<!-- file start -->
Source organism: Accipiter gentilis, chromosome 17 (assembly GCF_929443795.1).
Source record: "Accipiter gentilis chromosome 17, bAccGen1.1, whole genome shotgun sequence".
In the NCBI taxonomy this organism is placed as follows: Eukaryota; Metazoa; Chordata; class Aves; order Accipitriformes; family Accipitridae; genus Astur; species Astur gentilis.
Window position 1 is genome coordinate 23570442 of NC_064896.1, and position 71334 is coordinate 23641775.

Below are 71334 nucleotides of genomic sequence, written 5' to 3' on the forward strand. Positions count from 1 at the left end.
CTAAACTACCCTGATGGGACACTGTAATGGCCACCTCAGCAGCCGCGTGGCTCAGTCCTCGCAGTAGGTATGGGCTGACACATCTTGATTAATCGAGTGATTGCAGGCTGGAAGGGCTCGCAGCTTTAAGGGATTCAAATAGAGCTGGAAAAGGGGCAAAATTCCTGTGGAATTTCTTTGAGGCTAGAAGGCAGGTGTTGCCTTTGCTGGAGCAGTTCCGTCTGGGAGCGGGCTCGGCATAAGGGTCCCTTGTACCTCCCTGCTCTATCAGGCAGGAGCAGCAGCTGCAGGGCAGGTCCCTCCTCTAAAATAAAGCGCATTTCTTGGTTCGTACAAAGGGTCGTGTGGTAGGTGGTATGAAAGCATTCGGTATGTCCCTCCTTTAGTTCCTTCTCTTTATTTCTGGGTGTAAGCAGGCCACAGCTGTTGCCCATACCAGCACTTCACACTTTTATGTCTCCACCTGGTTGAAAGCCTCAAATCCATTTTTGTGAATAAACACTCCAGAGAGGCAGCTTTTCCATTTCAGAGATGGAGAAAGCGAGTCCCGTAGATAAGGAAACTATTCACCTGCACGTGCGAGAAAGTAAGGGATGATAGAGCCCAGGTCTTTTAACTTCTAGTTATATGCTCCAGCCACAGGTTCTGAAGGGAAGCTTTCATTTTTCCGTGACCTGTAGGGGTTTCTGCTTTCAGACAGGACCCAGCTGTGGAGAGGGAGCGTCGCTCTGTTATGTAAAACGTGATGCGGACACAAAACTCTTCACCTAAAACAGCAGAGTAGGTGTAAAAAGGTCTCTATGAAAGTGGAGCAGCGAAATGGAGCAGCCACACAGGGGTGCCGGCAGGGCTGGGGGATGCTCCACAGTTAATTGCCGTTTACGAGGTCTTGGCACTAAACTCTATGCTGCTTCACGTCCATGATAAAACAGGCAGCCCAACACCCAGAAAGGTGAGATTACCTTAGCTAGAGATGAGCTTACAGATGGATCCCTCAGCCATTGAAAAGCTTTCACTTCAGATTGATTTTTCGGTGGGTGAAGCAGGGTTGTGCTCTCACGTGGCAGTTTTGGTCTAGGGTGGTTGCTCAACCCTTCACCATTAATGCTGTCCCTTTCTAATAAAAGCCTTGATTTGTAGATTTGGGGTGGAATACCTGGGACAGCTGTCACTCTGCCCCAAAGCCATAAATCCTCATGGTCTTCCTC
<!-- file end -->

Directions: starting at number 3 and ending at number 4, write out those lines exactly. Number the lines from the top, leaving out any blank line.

In the NCBI taxonomy this organism is placed as follows: Eukaryota; Metazoa; Chordata; class Aves; order Accipitriformes; family Accipitridae; genus Astur; species Astur gentilis.
Window position 1 is genome coordinate 23570442 of NC_064896.1, and position 71334 is coordinate 23641775.